In multiple cases of current death row prisoners, we don’t know exactly what the legal claims are. Some of the men on Florida’s death row ran out of legal options simply because their attorneys missed filing deadlines.
In those instances, no court had the opportunity to evaluate the claims and determine whether they have merit. How can we possibly justify speeding up the execution of prisoners in those cases?
According to logic of the “Timely Justice Act,” any prisoner who has exhausted his appeals and been through a clemency process has had every opportunity and is ready for an execution date, regardless of the specific questions and issues that surround his case.
I am living proof that each case is unique and that the system must allow ample time for the truth to emerge.
Given Florida’s troubling track record on wrongful convictions, this legislation ensures the unthinkable — the execution of an innocent person.
There needs to be more outrage about this.
Even if you are not against the death penalty (I am not, in theory), you have to admit that this country is REALLY FUCKING BAD at identifying the guilty parties sometimes. Like, EXTRA FUCKING BAD AT IT. Let’s slow this train down, Florida, until we’re 100% sure that we’re not, you know. Murdering innocent people.
RALEIGH, N.C. (AP) — With changes to its unemployment law taking effect this weekend, North Carolina not only is cutting benefits for those who file new claims, it will become the first state disqualified from a federal compensation program for the long-term jobless.
State officials adopted the package of benefit cuts and increased taxes for businesses in February, a plan designed to accelerate repayment of a $2.5 billion federal debt. Like many states, North Carolina had racked up the debt by borrowing from Washington after its unemployment fund was drained by jobless benefits during the Great Recession.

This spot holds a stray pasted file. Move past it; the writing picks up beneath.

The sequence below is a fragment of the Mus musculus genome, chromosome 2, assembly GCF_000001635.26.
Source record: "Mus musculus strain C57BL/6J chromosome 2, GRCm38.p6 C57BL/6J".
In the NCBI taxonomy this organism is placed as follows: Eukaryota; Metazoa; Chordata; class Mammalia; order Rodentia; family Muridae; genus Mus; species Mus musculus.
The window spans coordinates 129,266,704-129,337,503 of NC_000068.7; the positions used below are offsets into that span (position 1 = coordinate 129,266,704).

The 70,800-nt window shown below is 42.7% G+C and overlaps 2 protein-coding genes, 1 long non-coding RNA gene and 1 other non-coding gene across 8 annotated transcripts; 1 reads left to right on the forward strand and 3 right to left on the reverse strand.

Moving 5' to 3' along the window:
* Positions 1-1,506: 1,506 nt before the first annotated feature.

The changes go into effect Sunday for North Carolina, which has the country’s fifth-worst jobless rate. The cuts on those who make unemployment claims on or after that day will disqualify the state from receiving federally funded Emergency Unemployment Compensation. That money kicks in after the state’s period of unemployment compensation — now shortened from up to six months to no more than five — runs out. The EUC program is available to long-term jobless in all states. But keeping the money flowing includes a requirement that states can’t cut average weekly benefits.
Because North Carolina leaders cut average weekly benefits for new claims, about 170,000 workers whose state benefits expire this year will lose more than $700 million in EUC payments, the U.S. Labor Department said.
Lee Creighton, 45, of Cary, said he’s been unemployed since October, and this is the last week for which he’ll get nearly $500 in unemployment aid. He said he was laid off from a position managing statisticians and writers amid the recession’s worst days in 2009 and has landed and lost a series of government and teaching jobs since then — work that paid less half as much. His parents help him buy groceries to get by.
“I’m just not sure what I’m going to do,” said Creighton, who has a doctorate. “What are we to do? Is the state prepared to have this many people with no source of income?”
With the changes to North Carolina law, state benefits will last three to five months — at the longer end when unemployment rates are higher. Qualifying for benefits becomes more difficult. Weekly payments for those collecting the current maximum benefit of $535 drop to $350, falling from the highest in the Southeast to comparable with neighboring states.
Other states this year cut unemployment benefits and restricted eligibility, but none included drops in weekly benefits, said George Wentworth of the National Employment Law Project, a worker-advocacy group.
Welcome to the United States of America, where we are on a war against poor people.